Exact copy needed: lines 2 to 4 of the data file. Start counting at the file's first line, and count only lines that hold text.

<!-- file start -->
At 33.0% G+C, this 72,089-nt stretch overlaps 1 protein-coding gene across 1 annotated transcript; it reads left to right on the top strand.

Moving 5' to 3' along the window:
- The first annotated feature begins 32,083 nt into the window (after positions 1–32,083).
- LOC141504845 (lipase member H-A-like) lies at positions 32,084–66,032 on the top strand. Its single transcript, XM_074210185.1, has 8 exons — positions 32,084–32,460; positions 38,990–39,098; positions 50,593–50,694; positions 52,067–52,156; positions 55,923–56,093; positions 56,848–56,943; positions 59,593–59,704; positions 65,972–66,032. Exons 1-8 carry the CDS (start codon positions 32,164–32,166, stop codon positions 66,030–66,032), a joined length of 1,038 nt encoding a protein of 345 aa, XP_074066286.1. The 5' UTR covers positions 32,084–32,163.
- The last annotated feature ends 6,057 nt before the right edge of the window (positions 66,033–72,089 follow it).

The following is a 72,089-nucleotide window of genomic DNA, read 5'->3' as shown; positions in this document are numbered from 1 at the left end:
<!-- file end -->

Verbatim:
Moving 5' to 3' along the window:
- The first annotated feature begins 32,083 nt into the window (after positions 1–32,083).
- LOC141504845 (lipase member H-A-like) lies at positions 32,084–66,032 on the top strand. Its single transcript, XM_074210185.1, has 8 exons — positions 32,084–32,460; positions 38,990–39,098; positions 50,593–50,694; positions 52,067–52,156; positions 55,923–56,093; positions 56,848–56,943; positions 59,593–59,704; positions 65,972–66,032. Exons 1-8 carry the CDS (start codon positions 32,164–32,166, stop codon positions 66,030–66,032), a joined length of 1,038 nt encoding a protein of 345 aa, XP_074066286.1. The 5' UTR covers positions 32,084–32,163.